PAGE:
Late last week I discovered that fashion influencer Jessica Mulroney (pictured above) was the latest to be guillotined by those waging the current cancel culture war. Mulroney, famed friend of Duchess of Sussex Meghan Markle, was called out by fellow influencer Sasha Exeter on Instagram.
Exeter challenged Mulroney’s white privilege, saying that she was “very well aware of her wealth, her perceived power and privilege because of the colour of her skin,” according to The Independent. Exeter also “claimed Mulroney… ‘took offense’ to ‘a very generic call to action’ for people to join the Black Lives Matter movement,” shaming Mulroney for failing to use her public platform to speak out on the movement’s behalf. Mulroney’s claim that she “did not feel that she needed to” only served to further anger Exeter.
I’ll not weigh in on the personal argument between Exeter and Mulroney. When such disagreements happen, it’s quite likely that apologies need to be made over poor word choices and offensive actions.
What troubles me, however, is Exeter’s insistence that Mulroney needed to speak out at all. What if Mulroney simply was unsure where she stood on the issue? It used to be that those who could keep their counsel and hold their tongues about a matter were thought wise. Is it now a crime to weigh evidence from various sides of an argument before taking a personal stand?
Unfortunately, public opinion seems to think it is a crime. Author Andrew Sullivan sums this difficulty up in a recent column for New York Magazine:
In this manic, Manichean world you’re not even given the space to say nothing. ‘White Silence = Violence’ is a slogan chanted and displayed in every one of these marches. It’s very reminiscent of totalitarian states where you have to compete to broadcast your fealty to the cause. In these past two weeks, if you didn’t put up on Instagram or Facebook some kind of slogan or symbol displaying your wokeness, you were instantly suspect. The cultishness of this can be seen in the way people are actually cutting off contact with their own families if they don’t awaken and see the truth and repeat its formulae. Ibram X. Kendi insists that there is no room in our society for neutrality or reticence. If you are not doing ‘antiracist work’ you are ipso facto a racist. By ‘antiracist work’ he means fully accepting his version of human society and American history, integrating it into your own life, confessing your own racism, and publicly voicing your continued support.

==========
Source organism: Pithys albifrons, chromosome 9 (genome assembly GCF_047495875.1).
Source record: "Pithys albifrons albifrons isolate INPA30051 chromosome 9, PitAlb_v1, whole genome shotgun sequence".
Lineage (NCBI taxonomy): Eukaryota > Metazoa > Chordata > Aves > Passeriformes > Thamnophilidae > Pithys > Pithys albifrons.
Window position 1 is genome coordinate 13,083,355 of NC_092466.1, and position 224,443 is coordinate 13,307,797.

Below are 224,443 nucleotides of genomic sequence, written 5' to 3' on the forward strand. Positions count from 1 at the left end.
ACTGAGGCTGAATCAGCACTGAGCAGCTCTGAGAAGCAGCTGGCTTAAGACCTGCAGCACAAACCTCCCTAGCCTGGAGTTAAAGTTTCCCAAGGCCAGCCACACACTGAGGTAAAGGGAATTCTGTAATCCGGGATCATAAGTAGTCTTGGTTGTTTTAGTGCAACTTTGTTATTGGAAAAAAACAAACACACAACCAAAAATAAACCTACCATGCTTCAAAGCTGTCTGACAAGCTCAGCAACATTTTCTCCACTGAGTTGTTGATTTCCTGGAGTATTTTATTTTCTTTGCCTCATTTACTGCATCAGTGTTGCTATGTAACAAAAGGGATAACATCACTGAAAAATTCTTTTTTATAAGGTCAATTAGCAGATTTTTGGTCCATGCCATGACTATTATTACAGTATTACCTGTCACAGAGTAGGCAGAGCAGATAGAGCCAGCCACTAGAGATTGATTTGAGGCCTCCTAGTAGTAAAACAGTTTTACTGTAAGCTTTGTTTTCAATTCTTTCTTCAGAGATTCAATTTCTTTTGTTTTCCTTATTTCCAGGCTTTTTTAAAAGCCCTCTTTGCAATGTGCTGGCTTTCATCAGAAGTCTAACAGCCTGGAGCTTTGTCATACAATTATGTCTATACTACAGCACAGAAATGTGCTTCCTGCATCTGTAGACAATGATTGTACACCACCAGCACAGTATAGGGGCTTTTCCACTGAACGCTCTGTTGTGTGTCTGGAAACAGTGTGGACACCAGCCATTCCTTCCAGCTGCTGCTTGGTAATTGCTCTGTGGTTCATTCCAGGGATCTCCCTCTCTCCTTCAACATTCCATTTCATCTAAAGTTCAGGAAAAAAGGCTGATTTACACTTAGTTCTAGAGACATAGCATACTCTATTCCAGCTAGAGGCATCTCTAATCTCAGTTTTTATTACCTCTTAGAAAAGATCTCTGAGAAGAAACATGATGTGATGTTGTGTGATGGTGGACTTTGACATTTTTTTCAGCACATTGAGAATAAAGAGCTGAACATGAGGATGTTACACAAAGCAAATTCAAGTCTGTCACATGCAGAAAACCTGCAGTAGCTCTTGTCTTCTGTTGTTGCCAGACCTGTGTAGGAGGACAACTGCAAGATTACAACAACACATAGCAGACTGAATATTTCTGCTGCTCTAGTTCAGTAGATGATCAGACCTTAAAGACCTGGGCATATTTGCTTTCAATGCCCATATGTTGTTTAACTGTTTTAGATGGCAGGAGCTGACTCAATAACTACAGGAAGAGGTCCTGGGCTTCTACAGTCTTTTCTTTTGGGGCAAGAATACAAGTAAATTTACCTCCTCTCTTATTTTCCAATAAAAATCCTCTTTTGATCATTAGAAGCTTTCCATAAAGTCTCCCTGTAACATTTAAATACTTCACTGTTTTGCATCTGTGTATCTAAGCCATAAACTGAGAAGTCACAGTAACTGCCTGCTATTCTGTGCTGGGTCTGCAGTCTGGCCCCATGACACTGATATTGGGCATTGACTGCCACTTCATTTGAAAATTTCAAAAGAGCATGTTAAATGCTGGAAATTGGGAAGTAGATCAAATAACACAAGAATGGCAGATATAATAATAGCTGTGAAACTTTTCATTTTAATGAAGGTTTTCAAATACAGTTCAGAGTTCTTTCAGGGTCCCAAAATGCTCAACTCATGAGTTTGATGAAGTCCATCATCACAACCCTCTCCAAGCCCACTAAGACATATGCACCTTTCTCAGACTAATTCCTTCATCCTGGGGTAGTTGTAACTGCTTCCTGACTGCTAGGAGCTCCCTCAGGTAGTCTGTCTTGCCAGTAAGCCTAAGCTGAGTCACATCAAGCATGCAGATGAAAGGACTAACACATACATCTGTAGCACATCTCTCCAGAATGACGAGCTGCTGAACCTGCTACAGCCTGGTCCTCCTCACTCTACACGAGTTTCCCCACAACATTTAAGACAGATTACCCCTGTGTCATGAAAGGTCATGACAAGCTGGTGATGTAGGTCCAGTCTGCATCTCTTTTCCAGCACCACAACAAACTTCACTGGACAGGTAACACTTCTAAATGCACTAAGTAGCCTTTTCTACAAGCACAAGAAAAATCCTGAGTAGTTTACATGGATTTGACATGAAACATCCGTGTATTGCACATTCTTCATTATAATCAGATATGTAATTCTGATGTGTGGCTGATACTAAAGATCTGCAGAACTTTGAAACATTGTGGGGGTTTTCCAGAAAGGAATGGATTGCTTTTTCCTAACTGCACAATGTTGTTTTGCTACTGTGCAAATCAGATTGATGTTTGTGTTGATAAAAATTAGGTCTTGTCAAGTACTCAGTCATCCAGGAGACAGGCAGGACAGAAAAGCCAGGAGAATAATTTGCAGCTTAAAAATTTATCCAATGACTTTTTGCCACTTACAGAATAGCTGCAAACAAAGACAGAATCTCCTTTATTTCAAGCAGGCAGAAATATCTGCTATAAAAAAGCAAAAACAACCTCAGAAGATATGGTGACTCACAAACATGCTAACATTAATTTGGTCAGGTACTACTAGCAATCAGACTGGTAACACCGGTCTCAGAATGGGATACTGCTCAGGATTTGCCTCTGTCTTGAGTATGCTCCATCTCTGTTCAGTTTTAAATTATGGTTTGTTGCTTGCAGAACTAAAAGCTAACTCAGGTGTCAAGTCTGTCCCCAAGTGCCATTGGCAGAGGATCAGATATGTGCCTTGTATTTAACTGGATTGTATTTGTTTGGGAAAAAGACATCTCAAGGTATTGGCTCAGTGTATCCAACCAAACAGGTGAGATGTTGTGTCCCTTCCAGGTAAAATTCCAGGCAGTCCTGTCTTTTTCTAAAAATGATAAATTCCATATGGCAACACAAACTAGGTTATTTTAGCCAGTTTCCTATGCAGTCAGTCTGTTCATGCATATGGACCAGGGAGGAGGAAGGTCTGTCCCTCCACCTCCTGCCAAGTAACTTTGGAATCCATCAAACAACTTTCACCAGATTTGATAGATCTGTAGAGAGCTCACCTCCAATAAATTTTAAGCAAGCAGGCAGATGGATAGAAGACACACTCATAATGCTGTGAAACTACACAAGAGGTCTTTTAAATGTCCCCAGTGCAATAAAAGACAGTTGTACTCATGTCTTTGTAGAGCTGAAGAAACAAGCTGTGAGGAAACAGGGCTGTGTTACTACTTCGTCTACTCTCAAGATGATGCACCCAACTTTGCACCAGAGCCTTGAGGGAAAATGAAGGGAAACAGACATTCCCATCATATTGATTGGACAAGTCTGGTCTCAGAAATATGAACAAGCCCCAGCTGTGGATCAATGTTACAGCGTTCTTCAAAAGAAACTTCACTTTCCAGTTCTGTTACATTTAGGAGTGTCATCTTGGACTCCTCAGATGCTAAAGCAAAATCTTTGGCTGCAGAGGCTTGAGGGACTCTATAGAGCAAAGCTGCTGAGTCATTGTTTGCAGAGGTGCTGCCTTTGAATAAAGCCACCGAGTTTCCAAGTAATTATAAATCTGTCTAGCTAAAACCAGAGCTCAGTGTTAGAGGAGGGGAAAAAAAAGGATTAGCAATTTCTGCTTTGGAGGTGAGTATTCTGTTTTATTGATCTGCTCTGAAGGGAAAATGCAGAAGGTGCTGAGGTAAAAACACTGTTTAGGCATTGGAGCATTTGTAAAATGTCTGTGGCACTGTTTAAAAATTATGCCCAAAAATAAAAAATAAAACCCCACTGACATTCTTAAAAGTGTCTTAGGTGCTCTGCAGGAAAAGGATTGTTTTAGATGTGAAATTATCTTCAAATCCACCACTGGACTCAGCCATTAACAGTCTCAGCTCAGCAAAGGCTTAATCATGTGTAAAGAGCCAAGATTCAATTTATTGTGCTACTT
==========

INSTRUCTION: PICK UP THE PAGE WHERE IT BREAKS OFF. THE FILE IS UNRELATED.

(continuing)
Perhaps you agree with Kendi. You certainly have the right to do so. But should that right infringe on the right of others to remain silent? To process their own thoughts? To do research and even come away with the opinion that, hey, there may be something to both sides of this debate?
Somehow, we have gotten into the habit of thinking that there is only one legitimate stance on certain issues. I’m not denying that this one side doesn’t have some legitimate points to consider – they do! But when we limit our thoughts and debate to only one side, we enter very dangerous ground. Benjamin Franklin recognized this fact years before the American Revolution was even fought. In July of 1722 he quoted an extensive passage from the London Journal in one of his infamous Silence Dogood columns:
‘Without Freedom of Thought, there can be no such Thing as Wisdom; and no such Thing as publick Liberty, without Freedom of Speech; which is the Right of every Man, as far as by it, he does not hurt or controul the Right of another: And this is the only Check it ought to suffer, and the only Bounds it ought to know.
‘This sacred Privilege is so essential to free Governments, that the Security of Property, and the Freedom of Speech always go together; and in those wretched Countries where a Man cannot call his Tongue his own, he can scarce call any Thing else his own.” [Emphasis added.]
We’ve seen a lot of virtue signaling in the last few weeks, virtue signaling which tells us there is only one right way to think of these matters. But is that not slavery of thought? If so, could it explain why actions made out of wisdom and discernment seem headed for the endangered species list?
[Image Credit: Canadian Film Centre (cropped) CC BY 2.0]
Annie Holmquist is the editor of Intellectual Takeout.